Date of Award

Spring 3-2015

Embargo Period


Degree Type


Degree Name

Doctor of Philosophy (PhD)


Biological Sciences


Russell Schwartz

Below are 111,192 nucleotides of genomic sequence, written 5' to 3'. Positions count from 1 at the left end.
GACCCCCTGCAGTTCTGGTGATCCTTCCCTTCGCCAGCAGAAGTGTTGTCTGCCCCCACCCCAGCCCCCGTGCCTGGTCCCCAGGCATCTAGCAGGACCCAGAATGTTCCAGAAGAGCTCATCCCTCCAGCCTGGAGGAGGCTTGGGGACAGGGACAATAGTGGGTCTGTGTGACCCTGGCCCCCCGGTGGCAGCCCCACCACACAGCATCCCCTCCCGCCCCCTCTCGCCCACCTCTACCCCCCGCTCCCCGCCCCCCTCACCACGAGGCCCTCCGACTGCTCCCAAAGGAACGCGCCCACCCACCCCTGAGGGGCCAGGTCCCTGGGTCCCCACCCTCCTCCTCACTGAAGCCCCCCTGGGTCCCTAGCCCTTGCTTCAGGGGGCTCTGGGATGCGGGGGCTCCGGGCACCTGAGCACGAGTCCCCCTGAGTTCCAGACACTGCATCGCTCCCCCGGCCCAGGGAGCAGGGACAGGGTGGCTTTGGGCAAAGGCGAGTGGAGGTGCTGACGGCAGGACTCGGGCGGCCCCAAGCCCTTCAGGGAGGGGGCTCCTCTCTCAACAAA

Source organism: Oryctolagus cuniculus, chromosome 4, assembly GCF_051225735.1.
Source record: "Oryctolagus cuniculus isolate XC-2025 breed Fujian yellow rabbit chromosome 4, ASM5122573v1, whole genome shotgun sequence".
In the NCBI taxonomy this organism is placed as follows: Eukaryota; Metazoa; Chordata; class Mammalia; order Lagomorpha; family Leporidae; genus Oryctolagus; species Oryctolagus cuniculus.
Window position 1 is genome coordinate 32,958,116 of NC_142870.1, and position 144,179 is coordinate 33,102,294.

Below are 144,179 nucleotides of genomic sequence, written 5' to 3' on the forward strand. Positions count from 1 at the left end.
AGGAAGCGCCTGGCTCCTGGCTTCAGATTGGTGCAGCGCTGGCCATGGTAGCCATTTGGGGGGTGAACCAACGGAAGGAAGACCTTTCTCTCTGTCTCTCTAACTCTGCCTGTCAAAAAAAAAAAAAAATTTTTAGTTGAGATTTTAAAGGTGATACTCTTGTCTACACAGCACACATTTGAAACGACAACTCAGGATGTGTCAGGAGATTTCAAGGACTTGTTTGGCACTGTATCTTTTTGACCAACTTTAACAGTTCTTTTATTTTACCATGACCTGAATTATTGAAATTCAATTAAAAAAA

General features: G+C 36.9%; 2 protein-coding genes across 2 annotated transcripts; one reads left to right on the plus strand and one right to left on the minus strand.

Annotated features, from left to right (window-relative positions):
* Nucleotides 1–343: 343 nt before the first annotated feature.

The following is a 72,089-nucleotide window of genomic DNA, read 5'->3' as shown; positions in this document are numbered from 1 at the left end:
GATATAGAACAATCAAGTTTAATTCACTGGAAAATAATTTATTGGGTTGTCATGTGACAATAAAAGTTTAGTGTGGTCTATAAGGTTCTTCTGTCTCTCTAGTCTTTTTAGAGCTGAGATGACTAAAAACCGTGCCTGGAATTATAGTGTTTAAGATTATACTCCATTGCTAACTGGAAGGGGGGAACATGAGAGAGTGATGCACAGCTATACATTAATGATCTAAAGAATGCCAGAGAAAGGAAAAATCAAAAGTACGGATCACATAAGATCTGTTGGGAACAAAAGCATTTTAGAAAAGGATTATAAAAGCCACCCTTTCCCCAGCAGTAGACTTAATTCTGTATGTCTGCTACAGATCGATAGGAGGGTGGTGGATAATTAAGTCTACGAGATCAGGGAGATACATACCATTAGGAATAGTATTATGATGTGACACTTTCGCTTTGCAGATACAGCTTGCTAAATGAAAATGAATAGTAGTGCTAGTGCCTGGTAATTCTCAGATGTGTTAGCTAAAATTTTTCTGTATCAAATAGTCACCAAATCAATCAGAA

Understanding the mechanisms of virus capsid assembly has been an important research objective over the past few decades. Determining critical points along the pathways by which virus capsids form could prove extremely beneficial in producing more stable DNA vectors or pinpointing targets for antiviral therapy. The inability of current experimental technology to address this objective has resulted in a need for alternative approaches. Theoretical and computational studies offer an unprecedented opportunity for detailed examination of capsid assembly. The Schwartz Lab has previously developed a discrete event stochastic simulator to model virus assembly based upon local rules detailing the geometry and interaction kinetics of individual capsid subunits. Applying numerical optimization methods to learn kinetic rate parameters that fit simulation output to in vitro static light scattering data has been a successful avenue to understand the details of virus assembly systems; however, information describing in vitro assembly processes does not necessarily translate to real virus assembly pathways in vivo. There are a number of important distinctions between experimental and realistic assembly environments that must be addressed to produce an accurate model. This thesis will describe work expanding upon previous parameter estimation algorithms for more complex data over three model icosahedral virus systems: human papillomavirus (HPV), hepatitis B virus (HBV) and cowpea chlorotic mottle virus (CCMV). Then it will consider two important modifications to assembly environment to more accurately reflect in vivo conditions: macromolecular crowding and the presence of nucleic acid about which viruses may assemble. The results of this work led to a number of surprising revelations about the variability in potential assembly rates and mechanisms discovered and insight into how assembly mechanisms are affected by changes in concentration, fluctuations in kinetic rates and adjustments to the assembly environment.